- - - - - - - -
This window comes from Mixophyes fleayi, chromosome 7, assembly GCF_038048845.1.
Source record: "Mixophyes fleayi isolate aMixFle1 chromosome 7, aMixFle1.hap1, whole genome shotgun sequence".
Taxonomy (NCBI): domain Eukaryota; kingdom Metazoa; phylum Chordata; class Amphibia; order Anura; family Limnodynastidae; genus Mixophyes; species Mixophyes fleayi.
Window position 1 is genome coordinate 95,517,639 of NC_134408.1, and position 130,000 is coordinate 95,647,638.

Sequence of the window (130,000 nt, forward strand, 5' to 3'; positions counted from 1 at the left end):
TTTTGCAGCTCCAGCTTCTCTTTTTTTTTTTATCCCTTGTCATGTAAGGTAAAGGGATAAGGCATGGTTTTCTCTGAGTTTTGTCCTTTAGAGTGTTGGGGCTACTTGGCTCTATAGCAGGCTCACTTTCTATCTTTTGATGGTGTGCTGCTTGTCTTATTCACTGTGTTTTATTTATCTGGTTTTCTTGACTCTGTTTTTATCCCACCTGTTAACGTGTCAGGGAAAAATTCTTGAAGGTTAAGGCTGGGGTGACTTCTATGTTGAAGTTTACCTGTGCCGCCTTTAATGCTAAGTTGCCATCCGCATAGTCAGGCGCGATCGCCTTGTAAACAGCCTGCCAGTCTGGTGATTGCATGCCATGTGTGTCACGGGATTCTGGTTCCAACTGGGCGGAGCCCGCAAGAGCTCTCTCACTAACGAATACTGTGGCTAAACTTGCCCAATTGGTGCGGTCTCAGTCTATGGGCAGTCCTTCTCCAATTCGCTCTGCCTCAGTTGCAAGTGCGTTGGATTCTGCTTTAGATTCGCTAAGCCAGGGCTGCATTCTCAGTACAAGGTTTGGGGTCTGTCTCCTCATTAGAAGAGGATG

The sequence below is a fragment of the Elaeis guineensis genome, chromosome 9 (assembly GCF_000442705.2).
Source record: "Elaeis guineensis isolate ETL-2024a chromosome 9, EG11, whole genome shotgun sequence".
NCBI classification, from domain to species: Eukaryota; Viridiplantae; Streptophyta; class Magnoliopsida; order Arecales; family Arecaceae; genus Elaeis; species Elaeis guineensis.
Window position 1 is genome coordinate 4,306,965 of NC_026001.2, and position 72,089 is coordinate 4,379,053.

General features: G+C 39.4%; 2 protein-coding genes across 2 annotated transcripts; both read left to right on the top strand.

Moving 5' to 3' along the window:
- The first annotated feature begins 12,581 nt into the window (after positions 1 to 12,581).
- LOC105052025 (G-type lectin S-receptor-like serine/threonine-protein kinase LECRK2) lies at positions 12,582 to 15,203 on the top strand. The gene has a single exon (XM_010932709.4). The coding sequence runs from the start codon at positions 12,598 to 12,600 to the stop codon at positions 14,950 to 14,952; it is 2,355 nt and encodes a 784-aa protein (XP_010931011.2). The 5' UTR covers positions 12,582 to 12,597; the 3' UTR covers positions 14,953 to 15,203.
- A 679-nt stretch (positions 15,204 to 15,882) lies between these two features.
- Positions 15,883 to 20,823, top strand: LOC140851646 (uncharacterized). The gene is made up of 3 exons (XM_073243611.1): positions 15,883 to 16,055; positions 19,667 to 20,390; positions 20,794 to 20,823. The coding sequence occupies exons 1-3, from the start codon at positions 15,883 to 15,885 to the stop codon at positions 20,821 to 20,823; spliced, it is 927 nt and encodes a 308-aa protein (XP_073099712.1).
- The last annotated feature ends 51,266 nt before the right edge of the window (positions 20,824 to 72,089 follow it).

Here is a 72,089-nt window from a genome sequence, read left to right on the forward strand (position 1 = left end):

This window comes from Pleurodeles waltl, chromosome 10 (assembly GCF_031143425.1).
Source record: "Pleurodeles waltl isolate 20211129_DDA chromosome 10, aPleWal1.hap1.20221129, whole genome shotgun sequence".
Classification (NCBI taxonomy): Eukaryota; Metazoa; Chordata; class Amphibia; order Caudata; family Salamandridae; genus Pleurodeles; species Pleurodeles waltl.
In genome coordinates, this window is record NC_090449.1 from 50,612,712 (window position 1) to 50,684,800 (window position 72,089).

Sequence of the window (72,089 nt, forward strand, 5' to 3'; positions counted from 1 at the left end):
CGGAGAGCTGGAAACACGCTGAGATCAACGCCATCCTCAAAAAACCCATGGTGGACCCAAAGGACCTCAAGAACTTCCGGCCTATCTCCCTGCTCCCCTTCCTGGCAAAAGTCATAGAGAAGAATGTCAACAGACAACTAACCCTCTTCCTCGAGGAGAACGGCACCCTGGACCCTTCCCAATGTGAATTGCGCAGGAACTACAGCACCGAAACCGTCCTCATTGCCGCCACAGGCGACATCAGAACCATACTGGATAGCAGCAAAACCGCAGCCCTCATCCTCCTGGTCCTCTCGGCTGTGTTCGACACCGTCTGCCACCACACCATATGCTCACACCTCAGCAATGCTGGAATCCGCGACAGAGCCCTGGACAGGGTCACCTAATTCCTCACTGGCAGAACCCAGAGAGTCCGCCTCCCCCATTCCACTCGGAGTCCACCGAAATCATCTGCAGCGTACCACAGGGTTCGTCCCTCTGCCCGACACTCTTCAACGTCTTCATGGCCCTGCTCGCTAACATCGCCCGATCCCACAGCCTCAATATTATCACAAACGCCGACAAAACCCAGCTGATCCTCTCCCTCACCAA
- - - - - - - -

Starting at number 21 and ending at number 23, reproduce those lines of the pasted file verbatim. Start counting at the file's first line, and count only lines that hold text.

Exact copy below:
Classification (NCBI taxonomy): Eukaryota; Metazoa; Chordata; class Amphibia; order Caudata; family Salamandridae; genus Pleurodeles; species Pleurodeles waltl.
In genome coordinates, this window is record NC_090449.1 from 50,612,712 (window position 1) to 50,684,800 (window position 72,089).

Sequence of the window (72,089 nt, forward strand, 5' to 3'; positions counted from 1 at the left end):